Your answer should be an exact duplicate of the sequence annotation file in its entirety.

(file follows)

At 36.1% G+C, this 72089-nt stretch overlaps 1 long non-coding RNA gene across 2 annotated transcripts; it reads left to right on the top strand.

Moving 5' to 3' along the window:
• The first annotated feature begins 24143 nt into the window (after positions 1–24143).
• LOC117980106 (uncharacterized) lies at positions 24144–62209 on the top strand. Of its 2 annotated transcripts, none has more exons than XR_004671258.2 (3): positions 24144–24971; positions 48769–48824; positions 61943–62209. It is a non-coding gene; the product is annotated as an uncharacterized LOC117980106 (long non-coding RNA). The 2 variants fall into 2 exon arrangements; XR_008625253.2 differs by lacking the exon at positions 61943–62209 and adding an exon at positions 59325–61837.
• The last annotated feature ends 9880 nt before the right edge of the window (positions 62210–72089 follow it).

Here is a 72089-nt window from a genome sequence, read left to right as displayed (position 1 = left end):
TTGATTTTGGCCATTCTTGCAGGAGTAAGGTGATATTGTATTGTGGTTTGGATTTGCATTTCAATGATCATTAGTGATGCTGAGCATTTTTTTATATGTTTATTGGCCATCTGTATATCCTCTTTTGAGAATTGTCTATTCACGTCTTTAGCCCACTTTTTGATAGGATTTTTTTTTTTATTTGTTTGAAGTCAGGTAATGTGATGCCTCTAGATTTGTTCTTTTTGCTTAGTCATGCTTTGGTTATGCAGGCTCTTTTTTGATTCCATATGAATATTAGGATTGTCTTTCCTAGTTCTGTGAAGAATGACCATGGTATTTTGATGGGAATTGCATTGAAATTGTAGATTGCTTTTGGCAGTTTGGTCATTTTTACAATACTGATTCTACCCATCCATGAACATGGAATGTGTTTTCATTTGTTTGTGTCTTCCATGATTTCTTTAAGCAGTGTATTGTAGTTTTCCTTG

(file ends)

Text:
At 36.1% G+C, this 72089-nt stretch overlaps 1 long non-coding RNA gene across 2 annotated transcripts; it reads left to right on the top strand.

Moving 5' to 3' along the window:
• The first annotated feature begins 24143 nt into the window (after positions 1–24143).
• LOC117980106 (uncharacterized) lies at positions 24144–62209 on the top strand. Of its 2 annotated transcripts, none has more exons than XR_004671258.2 (3): positions 24144–24971; positions 48769–48824; positions 61943–62209. It is a non-coding gene; the product is annotated as an uncharacterized LOC117980106 (long non-coding RNA). The 2 variants fall into 2 exon arrangements; XR_008625253.2 differs by lacking the exon at positions 61943–62209 and adding an exon at positions 59325–61837.
• The last annotated feature ends 9880 nt before the right edge of the window (positions 62210–72089 follow it).

Here is a 72089-nt window from a genome sequence, read left to right as displayed (position 1 = left end):
TTGATTTTGGCCATTCTTGCAGGAGTAAGGTGATATTGTATTGTGGTTTGGATTTGCATTTCAATGATCATTAGTGATGCTGAGCATTTTTTTATATGTTTATTGGCCATCTGTATATCCTCTTTTGAGAATTGTCTATTCACGTCTTTAGCCCACTTTTTGATAGGATTTTTTTTTTTATTTGTTTGAAGTCAGGTAATGTGATGCCTCTAGATTTGTTCTTTTTGCTTAGTCATGCTTTGGTTATGCAGGCTCTTTTTTGATTCCATATGAATATTAGGATTGTCTTTCCTAGTTCTGTGAAGAATGACCATGGTATTTTGATGGGAATTGCATTGAAATTGTAGATTGCTTTTGGCAGTTTGGTCATTTTTACAATACTGATTCTACCCATCCATGAACATGGAATGTGTTTTCATTTGTTTGTGTCTTCCATGATTTCTTTAAGCAGTGTATTGTAGTTTTCCTTG